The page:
In 1741, George Frideric Handel composed “Messiah.” Handel had all the proceeds for the performances go to releasing people who couldn’t pay their debts from debtor’s prison.
Because of his donation, one hundred and forty people were released from debtor’s prison.
An appropriate use of funds for a song about the Messiah, wouldn’t you say?
I was reminded of this story as I read Jonah this week and came across a phrase that stopped me this time around.
Jonah was asked by the Lord to go to Nineveh and call them to repentance, but Jonah was scared.
The scriptures say he “rose up to flee from the presence of the Lord, and went down to Joppa; and he found a ship”
Then the next six words,
the phrase that stopped me,
“so he paid the fare thereof.”
How many times do we attempt to pay a fare that Christ has already paid for us?
All because we are taking a boat in the wrong direction.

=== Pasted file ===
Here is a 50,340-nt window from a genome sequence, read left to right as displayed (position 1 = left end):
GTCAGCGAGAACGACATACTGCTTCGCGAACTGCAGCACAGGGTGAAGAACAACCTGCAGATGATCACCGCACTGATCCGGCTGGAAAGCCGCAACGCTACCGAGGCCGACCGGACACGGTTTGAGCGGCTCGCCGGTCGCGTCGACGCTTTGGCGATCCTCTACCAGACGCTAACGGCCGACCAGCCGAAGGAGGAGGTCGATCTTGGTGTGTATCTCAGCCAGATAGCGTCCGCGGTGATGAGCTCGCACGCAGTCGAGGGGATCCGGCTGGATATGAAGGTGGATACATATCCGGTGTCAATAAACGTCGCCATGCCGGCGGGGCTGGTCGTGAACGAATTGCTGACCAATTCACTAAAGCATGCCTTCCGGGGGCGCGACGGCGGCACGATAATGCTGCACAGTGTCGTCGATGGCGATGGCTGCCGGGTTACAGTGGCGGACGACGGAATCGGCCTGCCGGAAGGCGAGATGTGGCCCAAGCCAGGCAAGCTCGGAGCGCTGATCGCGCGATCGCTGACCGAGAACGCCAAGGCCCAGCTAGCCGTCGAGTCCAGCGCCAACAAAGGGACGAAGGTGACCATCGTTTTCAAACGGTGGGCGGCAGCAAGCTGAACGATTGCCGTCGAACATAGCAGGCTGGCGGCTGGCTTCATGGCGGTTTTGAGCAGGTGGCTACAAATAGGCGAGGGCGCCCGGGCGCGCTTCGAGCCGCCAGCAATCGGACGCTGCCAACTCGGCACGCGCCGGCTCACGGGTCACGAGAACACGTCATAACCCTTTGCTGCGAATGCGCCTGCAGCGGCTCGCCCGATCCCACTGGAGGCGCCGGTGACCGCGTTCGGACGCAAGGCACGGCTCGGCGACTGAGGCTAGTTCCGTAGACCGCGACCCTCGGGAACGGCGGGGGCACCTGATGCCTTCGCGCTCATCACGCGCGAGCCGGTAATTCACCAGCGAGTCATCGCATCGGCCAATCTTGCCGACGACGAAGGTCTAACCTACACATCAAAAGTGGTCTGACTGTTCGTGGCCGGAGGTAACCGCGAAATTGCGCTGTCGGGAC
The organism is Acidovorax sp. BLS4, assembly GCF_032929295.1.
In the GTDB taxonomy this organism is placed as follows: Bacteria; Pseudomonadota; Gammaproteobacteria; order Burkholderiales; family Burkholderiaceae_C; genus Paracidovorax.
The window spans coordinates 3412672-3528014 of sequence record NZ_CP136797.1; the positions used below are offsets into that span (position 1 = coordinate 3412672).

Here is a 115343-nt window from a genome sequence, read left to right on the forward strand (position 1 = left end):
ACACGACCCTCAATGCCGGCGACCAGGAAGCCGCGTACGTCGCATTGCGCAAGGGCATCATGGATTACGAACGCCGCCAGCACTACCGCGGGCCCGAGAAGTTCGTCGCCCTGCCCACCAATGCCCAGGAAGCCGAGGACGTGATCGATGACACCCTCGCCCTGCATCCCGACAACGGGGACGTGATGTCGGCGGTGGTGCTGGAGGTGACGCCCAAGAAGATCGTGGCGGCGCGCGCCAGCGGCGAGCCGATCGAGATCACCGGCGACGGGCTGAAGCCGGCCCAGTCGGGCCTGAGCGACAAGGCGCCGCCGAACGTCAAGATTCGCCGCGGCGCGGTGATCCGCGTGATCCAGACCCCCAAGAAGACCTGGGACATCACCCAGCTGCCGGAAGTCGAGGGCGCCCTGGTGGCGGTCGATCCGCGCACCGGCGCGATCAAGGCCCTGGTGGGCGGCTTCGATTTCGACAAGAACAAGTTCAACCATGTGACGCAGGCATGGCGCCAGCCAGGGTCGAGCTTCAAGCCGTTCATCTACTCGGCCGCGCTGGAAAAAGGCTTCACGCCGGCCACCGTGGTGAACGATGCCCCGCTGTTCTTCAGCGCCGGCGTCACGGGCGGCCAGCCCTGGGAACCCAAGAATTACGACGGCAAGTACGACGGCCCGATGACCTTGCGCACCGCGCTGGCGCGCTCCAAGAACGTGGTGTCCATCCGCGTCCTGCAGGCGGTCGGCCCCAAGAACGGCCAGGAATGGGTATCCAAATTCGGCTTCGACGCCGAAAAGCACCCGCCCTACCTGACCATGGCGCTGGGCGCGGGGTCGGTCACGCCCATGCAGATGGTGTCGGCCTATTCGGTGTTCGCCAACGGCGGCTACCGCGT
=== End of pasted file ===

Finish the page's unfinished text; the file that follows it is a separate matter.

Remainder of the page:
We feel swallowed up in the darkness that Christ has already overcome.
Christ “gave [us] strength, that [we] should suffer no manner of afflictions, save it were swallowed up in the joy of Christ,” (Alma 31:38).
No fish or trial Jonah was swallowed up in could be bigger than the joy Christ offers to swallow us up in.
Jonah’s three days were overcome by Christ’s three days.
His fare isn’t fair—in our favor.
He paid it in full so that we don’t have too.
As President Nelson said, “Our Redeemer, the Lord Jesus Christ, came to pay a debt He didn’t owe because we owed a debt we couldn’t pay.”
We just have to get on a boat heading in the right direction.
There will still be storms.
But we will feel peace because we are with the Savior who calms storms and hearts.
And our fare will be paid in full.